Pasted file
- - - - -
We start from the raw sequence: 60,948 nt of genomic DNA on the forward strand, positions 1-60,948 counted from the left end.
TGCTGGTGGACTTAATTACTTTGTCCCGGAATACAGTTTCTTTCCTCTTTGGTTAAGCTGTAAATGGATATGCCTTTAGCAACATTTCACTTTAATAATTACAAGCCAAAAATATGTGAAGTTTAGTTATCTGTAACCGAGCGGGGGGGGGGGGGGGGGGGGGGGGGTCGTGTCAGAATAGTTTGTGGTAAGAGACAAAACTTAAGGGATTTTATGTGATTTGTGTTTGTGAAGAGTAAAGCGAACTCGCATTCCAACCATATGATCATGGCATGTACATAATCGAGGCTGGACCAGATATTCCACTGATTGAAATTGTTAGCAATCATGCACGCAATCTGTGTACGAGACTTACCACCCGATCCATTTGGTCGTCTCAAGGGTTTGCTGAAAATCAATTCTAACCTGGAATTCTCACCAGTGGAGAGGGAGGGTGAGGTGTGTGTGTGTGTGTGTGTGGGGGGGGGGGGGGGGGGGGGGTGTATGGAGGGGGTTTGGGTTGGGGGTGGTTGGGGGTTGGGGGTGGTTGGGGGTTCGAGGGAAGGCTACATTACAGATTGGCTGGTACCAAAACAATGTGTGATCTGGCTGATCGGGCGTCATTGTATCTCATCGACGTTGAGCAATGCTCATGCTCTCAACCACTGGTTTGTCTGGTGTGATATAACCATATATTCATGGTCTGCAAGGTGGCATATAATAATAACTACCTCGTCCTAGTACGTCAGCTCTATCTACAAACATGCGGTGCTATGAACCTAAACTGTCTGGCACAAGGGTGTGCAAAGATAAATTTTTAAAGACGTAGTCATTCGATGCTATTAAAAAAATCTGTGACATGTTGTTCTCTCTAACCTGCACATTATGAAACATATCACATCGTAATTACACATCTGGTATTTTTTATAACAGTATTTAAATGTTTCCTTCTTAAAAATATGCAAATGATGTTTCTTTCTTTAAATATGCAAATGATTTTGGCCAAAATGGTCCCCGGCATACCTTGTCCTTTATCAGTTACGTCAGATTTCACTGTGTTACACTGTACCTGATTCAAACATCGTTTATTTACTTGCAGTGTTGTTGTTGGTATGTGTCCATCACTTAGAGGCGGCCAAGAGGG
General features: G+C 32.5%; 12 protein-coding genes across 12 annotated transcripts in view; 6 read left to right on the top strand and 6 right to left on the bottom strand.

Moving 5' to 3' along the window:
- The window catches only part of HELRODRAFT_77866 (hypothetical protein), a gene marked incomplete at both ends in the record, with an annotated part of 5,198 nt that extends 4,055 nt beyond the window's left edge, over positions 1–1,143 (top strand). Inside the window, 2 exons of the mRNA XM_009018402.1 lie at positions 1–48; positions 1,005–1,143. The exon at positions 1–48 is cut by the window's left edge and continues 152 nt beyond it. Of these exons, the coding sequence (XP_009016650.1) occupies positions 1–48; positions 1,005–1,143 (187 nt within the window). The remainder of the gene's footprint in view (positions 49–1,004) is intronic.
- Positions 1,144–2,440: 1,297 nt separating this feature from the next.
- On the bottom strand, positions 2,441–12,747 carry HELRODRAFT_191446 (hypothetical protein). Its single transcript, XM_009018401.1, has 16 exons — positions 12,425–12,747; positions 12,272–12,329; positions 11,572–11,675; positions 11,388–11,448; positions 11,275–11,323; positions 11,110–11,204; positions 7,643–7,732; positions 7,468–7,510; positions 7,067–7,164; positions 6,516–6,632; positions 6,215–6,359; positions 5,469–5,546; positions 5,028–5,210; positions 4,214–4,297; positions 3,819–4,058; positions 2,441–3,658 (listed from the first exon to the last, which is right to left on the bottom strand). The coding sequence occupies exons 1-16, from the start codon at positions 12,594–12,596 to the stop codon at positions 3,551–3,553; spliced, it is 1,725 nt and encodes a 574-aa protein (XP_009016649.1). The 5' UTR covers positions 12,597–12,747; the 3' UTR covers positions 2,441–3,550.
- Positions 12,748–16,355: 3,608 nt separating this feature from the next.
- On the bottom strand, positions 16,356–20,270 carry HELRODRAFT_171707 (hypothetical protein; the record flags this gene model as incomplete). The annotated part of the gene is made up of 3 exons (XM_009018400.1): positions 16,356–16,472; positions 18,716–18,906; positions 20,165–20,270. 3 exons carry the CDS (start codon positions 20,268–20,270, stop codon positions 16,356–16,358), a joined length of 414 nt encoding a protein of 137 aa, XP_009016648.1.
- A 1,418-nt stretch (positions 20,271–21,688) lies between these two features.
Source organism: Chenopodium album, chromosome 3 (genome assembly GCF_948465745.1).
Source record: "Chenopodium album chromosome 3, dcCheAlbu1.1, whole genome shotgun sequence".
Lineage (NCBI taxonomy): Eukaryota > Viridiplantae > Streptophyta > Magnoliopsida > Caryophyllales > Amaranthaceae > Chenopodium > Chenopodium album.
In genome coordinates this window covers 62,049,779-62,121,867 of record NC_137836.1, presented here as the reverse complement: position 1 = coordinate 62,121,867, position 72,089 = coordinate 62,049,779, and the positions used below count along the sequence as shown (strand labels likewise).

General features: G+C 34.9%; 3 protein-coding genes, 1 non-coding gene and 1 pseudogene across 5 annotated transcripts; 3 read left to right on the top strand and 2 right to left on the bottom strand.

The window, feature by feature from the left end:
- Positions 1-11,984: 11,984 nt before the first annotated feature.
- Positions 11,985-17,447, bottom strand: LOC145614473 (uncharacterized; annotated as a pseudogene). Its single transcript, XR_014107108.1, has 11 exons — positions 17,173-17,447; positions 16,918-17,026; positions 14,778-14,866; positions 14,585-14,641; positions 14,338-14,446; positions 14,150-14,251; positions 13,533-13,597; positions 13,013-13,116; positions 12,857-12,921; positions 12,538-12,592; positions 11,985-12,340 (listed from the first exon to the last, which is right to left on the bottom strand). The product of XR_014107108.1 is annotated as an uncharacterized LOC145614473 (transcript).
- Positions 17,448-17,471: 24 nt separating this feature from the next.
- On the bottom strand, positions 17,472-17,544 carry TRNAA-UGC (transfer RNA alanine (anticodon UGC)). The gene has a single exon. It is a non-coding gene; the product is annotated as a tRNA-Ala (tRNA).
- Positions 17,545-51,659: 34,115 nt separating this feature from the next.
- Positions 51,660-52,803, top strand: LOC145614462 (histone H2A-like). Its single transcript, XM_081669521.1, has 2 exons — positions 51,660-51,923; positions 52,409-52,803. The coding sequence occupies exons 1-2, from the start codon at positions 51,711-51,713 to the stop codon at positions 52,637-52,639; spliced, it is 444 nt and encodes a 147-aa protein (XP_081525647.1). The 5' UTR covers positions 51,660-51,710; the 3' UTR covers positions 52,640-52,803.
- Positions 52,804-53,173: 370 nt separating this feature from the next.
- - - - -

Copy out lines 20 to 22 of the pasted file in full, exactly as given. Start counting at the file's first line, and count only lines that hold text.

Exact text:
- On the bottom strand, positions 17,472-17,544 carry TRNAA-UGC (transfer RNA alanine (anticodon UGC)). The gene has a single exon. It is a non-coding gene; the product is annotated as a tRNA-Ala (tRNA).
- Positions 17,545-51,659: 34,115 nt separating this feature from the next.
- Positions 51,660-52,803, top strand: LOC145614462 (histone H2A-like). Its single transcript, XM_081669521.1, has 2 exons — positions 51,660-51,923; positions 52,409-52,803. The coding sequence occupies exons 1-2, from the start codon at positions 51,711-51,713 to the stop codon at positions 52,637-52,639; spliced, it is 444 nt and encodes a 147-aa protein (XP_081525647.1). The 5' UTR covers positions 51,660-51,710; the 3' UTR covers positions 52,640-52,803.